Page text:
The Palestinian political landscape is changing. Shifts in public attitudes between September and December 2004 show significant changes in outlook regarding major domestic, as well as Israeli-Palestinian, issues. The passing of Palestinian President Yasser Arafat may have been responsible. This piece examines these changes, focusing in particular on four areas: signs of optimism, shifts in the domestic balance of power, level of support for the peace process and, finally, Palestinian public perception of the role of violence. (1)

A poll conducted by the Palestinian Center for Policy and Survey Research (PSR) in Ramallah between December 1-5, 2004, shows an emerging new reality in the Palestinian territories compared to the situation that had prevailed three and six months earlier, when PSR conducted polls in September and June [2004].The December poll was the first comprehensive PSR survey since the Arafat's death and it was designed to measure changes in public attitudes regarding major issues of the day. Poll findings indicated a more optimistic atmosphere, a significant drop in the level of support for Hamas and a big increase in the level of support for Fateh, and a higher level of support for peace-related issues. The survey however registered only minor changes in the public's perception regarding the role of violence.

The smooth transition of power after the death of Arafat, the election of a pro-peace member of the Palestine Liberation Organization (PLO) Executive Committee, Mahmoud Abbas, as chairman of that committee, the virtual absence of violence despite the gloomy expectations, and the quick preparations for elections may have all been responsible for the new optimism. The welcoming manner in which the U.S. and Israel responded to Abbas' appointment and his probable election may have increased positive expectations regarding a return to negotiations and the chances for reaching a peace agreement. The new optimism and expectations may have, in turn, generated the increased support for the peace process. Previous surveys have shown a significant correlation between optimistic expectations and willingness to compromise in the peace process. Hamas' loss of support, which started a few months before Arafat's death, may have been due to the reduced level of violence in the second half of 2004. The inability of Hamas to respond to several successful Israeli assassinations against its top leadership, and the fact that the Islamist movement had decided to boycott the upcoming presidential elections, may have also contributed to a loss of support for Hamas. Increased support for Fateh might be explained by the appreciation people had for the way Fateh dealt with the post-Arafat succession issue. The expectation that differences within that faction would lead to a violent struggle for power never materialized. A bandwagon factor may have also helped Fateh, as new supporters might have expected big gains from backing the faction that was most likely to win the upcoming presidential elections.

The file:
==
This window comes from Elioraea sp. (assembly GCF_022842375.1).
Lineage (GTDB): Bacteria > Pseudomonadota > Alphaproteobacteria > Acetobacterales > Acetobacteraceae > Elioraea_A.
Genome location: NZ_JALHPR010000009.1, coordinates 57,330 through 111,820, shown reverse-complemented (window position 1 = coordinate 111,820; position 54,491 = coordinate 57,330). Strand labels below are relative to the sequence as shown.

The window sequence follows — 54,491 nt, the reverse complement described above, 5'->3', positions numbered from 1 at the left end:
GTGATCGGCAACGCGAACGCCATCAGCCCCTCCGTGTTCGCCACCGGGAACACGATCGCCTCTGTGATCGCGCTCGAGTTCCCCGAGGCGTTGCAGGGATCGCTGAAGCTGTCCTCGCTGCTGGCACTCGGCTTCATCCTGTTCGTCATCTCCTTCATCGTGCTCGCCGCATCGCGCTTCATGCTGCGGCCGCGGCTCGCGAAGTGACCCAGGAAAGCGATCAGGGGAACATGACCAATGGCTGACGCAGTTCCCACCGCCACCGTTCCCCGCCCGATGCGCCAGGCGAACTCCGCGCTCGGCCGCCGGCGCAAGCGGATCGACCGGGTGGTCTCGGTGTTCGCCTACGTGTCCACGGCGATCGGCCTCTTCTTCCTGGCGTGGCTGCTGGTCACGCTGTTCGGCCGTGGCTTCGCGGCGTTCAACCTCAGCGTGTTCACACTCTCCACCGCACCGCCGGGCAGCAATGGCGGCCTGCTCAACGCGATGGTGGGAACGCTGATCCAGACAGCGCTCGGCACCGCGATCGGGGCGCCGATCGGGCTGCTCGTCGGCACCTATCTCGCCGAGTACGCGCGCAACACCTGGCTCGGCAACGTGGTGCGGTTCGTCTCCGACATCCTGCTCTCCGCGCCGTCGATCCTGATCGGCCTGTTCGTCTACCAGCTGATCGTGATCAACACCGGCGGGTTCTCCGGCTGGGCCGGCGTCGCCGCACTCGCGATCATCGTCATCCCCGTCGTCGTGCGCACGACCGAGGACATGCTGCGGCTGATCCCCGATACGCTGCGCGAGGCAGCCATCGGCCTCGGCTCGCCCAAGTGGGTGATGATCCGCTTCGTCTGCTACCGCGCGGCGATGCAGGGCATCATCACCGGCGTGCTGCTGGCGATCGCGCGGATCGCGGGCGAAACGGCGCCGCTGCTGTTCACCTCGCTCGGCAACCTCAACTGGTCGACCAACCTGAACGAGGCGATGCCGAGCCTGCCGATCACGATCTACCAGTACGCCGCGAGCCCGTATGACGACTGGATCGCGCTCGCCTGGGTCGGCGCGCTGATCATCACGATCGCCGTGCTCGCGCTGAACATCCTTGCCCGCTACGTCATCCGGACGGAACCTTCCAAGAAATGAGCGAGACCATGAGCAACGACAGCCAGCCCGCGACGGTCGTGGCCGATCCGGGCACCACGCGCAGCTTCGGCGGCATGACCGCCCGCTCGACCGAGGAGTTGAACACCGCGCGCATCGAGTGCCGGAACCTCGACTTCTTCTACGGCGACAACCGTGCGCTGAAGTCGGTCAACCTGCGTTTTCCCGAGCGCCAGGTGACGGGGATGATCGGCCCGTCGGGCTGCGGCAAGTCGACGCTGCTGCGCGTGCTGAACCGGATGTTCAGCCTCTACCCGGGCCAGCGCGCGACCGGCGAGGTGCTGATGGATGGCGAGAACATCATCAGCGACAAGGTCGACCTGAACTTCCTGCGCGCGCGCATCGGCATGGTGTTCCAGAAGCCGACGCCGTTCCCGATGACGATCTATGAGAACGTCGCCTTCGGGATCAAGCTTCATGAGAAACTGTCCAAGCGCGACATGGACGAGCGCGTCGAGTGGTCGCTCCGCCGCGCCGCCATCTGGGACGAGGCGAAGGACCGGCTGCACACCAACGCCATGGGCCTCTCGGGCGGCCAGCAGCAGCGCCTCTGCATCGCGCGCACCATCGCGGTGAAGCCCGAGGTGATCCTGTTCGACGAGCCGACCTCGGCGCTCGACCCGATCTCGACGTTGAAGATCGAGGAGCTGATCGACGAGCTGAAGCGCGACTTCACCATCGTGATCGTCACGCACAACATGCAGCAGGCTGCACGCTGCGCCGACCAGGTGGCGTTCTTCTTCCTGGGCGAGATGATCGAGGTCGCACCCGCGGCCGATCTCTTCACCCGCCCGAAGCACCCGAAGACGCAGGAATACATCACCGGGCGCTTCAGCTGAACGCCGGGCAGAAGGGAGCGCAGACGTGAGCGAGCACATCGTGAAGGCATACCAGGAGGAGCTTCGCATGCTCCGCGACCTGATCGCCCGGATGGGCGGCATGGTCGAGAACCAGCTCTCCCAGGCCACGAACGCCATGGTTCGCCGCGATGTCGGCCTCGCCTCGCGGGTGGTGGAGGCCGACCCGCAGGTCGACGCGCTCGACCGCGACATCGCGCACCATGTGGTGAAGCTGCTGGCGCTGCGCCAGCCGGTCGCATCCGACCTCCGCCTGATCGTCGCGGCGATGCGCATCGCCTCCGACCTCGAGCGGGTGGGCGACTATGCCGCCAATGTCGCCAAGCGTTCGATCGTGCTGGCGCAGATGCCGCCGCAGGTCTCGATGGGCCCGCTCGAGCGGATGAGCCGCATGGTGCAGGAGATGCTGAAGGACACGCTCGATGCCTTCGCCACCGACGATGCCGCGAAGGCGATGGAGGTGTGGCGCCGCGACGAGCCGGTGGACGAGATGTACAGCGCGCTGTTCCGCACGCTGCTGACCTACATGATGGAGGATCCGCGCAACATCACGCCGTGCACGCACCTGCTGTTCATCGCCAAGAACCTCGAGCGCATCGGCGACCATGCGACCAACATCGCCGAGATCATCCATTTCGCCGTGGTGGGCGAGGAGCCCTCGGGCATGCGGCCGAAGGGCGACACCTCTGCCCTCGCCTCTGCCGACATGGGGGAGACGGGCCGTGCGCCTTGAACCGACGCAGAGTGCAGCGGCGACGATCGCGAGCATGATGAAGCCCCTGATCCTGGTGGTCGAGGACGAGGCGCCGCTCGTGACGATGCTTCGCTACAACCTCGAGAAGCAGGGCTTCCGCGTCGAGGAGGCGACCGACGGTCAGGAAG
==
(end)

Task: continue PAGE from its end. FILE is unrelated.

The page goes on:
More Optimism

Optimism is best illustrated in the way the public responded to four questions: (1) the way Arafat's death would affect the chances for a peace agreement between Palestinians and Israelis; (2) the possibility of reaching a compromise with the current Israeli leadership of Ariel Sharon; (3) if a comprise is reached, the capacity of the current Israeli leadership to convince a majority of Israelis to support it; and, finally, (4) the capacity of the current Palestinian leadership (after Arafat) to be able to convince the Palestinians to accept it. As Chart number.1 indicates, a majority responded that Arafat's death would lead to a greater chance for a peace agreement. Similarly, a majority responded in the affirmative to the other three questions. For example, 53 percent believed that compromise was indeed possible with the current Israeli leadership and only 34 percent believed that it was impossible. It is worth noting that in July 2001, 10 months after the start of the current intifada, 46 percent said this was the end of the peace process. It is also worth noting that belief in the possibility to reach a compromise settlement with the current Israeli leadership was higher among Fateh supporters 61 percent, compared with 38 percent among supporters of Hamas.